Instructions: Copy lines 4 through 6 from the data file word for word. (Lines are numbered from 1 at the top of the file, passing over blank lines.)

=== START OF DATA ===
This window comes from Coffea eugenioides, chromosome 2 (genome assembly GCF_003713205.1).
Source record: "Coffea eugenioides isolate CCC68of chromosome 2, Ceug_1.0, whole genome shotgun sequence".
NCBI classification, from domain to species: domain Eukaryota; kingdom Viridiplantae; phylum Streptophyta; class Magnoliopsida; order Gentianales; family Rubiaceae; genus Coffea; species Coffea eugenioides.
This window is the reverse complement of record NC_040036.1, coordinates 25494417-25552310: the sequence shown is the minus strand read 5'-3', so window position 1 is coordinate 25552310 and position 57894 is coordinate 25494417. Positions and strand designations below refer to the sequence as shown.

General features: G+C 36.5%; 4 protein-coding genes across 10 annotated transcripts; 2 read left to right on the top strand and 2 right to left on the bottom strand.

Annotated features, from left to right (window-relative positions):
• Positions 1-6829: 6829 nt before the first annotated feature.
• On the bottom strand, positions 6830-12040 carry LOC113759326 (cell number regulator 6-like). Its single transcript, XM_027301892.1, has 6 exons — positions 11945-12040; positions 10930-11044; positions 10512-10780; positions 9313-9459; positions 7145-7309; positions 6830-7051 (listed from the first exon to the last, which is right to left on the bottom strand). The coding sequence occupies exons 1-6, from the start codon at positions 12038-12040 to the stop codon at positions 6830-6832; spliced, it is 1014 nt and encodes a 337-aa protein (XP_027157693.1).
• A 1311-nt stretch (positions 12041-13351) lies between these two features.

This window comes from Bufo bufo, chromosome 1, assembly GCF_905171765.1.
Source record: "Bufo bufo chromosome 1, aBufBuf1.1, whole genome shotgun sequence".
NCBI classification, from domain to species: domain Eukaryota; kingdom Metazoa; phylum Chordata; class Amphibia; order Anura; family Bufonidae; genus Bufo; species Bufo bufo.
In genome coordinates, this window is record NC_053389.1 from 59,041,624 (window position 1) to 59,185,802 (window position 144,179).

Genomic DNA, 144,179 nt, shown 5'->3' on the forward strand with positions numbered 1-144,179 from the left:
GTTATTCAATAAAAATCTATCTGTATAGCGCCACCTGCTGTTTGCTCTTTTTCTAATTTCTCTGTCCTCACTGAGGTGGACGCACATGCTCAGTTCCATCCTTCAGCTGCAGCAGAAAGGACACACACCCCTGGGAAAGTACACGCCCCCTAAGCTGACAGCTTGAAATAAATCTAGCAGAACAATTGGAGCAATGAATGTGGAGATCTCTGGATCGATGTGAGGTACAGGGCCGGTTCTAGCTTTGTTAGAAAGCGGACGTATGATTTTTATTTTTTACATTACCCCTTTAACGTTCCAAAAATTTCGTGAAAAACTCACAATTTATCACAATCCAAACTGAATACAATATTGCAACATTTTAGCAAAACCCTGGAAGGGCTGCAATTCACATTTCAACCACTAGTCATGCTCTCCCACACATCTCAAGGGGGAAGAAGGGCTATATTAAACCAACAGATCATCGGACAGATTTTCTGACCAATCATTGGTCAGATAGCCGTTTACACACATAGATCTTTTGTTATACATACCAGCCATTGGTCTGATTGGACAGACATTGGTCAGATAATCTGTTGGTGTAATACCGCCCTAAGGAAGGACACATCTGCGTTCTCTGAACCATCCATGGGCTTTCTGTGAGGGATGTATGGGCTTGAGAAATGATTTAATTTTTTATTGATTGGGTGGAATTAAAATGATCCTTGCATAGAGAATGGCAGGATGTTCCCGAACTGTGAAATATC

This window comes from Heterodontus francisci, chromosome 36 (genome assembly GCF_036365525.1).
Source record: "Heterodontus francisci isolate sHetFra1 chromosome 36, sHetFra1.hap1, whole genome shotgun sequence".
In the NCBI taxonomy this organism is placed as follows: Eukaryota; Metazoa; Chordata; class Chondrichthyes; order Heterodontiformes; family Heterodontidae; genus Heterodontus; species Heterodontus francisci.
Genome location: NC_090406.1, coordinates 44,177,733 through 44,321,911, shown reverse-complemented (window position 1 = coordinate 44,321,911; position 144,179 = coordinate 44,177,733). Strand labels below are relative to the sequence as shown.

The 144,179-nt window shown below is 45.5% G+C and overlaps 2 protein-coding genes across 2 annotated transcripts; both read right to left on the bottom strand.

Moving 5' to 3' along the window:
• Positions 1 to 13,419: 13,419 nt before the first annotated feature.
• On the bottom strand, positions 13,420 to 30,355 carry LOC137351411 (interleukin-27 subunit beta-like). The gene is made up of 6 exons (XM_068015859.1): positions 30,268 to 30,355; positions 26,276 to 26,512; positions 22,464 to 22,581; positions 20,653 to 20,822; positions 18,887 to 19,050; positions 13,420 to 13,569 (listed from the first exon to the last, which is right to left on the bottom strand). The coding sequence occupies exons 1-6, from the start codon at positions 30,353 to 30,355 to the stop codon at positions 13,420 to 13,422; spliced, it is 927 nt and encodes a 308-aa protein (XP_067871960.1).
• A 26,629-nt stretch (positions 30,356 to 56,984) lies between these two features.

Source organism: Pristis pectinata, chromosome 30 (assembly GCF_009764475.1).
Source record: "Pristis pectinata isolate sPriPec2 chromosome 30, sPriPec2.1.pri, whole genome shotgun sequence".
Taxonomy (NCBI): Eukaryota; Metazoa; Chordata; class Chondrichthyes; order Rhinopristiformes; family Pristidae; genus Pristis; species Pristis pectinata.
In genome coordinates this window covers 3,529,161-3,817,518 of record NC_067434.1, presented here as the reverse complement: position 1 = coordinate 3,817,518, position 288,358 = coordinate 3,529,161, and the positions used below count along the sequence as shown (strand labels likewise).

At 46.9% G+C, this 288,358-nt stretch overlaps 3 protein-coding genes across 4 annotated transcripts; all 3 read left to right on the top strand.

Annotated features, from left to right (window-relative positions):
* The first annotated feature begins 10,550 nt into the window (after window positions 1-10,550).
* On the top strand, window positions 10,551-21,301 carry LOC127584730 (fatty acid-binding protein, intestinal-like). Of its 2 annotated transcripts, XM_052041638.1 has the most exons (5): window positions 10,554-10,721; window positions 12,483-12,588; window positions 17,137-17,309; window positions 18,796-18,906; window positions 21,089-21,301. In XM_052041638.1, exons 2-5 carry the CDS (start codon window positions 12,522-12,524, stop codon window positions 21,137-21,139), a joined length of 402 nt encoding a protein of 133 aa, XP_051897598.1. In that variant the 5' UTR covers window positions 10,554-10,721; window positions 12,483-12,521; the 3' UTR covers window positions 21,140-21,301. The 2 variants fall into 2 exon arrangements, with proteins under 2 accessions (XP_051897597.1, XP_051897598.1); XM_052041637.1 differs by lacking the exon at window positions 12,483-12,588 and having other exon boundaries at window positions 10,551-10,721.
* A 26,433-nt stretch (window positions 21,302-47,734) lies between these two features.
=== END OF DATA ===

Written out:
This window is the reverse complement of record NC_040036.1, coordinates 25494417-25552310: the sequence shown is the minus strand read 5'-3', so window position 1 is coordinate 25552310 and position 57894 is coordinate 25494417. Positions and strand designations below refer to the sequence as shown.

General features: G+C 36.5%; 4 protein-coding genes across 10 annotated transcripts; 2 read left to right on the top strand and 2 right to left on the bottom strand.

Annotated features, from left to right (window-relative positions):